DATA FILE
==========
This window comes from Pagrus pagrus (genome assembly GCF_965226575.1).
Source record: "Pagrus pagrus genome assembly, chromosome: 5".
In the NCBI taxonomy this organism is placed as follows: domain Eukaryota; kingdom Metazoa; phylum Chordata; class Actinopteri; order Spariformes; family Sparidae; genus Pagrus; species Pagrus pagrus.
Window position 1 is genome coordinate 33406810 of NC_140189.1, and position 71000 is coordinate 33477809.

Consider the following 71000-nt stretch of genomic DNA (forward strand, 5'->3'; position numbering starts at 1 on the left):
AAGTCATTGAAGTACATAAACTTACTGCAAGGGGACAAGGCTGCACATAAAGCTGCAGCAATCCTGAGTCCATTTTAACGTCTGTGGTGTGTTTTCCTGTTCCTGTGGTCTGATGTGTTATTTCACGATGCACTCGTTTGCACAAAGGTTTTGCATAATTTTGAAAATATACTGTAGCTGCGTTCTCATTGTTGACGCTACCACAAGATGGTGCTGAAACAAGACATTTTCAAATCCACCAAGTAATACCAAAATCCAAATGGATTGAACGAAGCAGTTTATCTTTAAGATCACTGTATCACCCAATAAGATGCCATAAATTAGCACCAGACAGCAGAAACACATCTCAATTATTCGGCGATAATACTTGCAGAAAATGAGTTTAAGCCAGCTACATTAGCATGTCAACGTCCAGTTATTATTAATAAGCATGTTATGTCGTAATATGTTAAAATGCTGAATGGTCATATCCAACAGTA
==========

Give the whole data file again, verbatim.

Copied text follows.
This window comes from Pagrus pagrus (genome assembly GCF_965226575.1).
Source record: "Pagrus pagrus genome assembly, chromosome: 5".
In the NCBI taxonomy this organism is placed as follows: domain Eukaryota; kingdom Metazoa; phylum Chordata; class Actinopteri; order Spariformes; family Sparidae; genus Pagrus; species Pagrus pagrus.
Window position 1 is genome coordinate 33406810 of NC_140189.1, and position 71000 is coordinate 33477809.

Consider the following 71000-nt stretch of genomic DNA (forward strand, 5'->3'; position numbering starts at 1 on the left):
AAGTCATTGAAGTACATAAACTTACTGCAAGGGGACAAGGCTGCACATAAAGCTGCAGCAATCCTGAGTCCATTTTAACGTCTGTGGTGTGTTTTCCTGTTCCTGTGGTCTGATGTGTTATTTCACGATGCACTCGTTTGCACAAAGGTTTTGCATAATTTTGAAAATATACTGTAGCTGCGTTCTCATTGTTGACGCTACCACAAGATGGTGCTGAAACAAGACATTTTCAAATCCACCAAGTAATACCAAAATCCAAATGGATTGAACGAAGCAGTTTATCTTTAAGATCACTGTATCACCCAATAAGATGCCATAAATTAGCACCAGACAGCAGAAACACATCTCAATTATTCGGCGATAATACTTGCAGAAAATGAGTTTAAGCCAGCTACATTAGCATGTCAACGTCCAGTTATTATTAATAAGCATGTTATGTCGTAATATGTTAAAATGCTGAATGGTCATATCCAACAGTA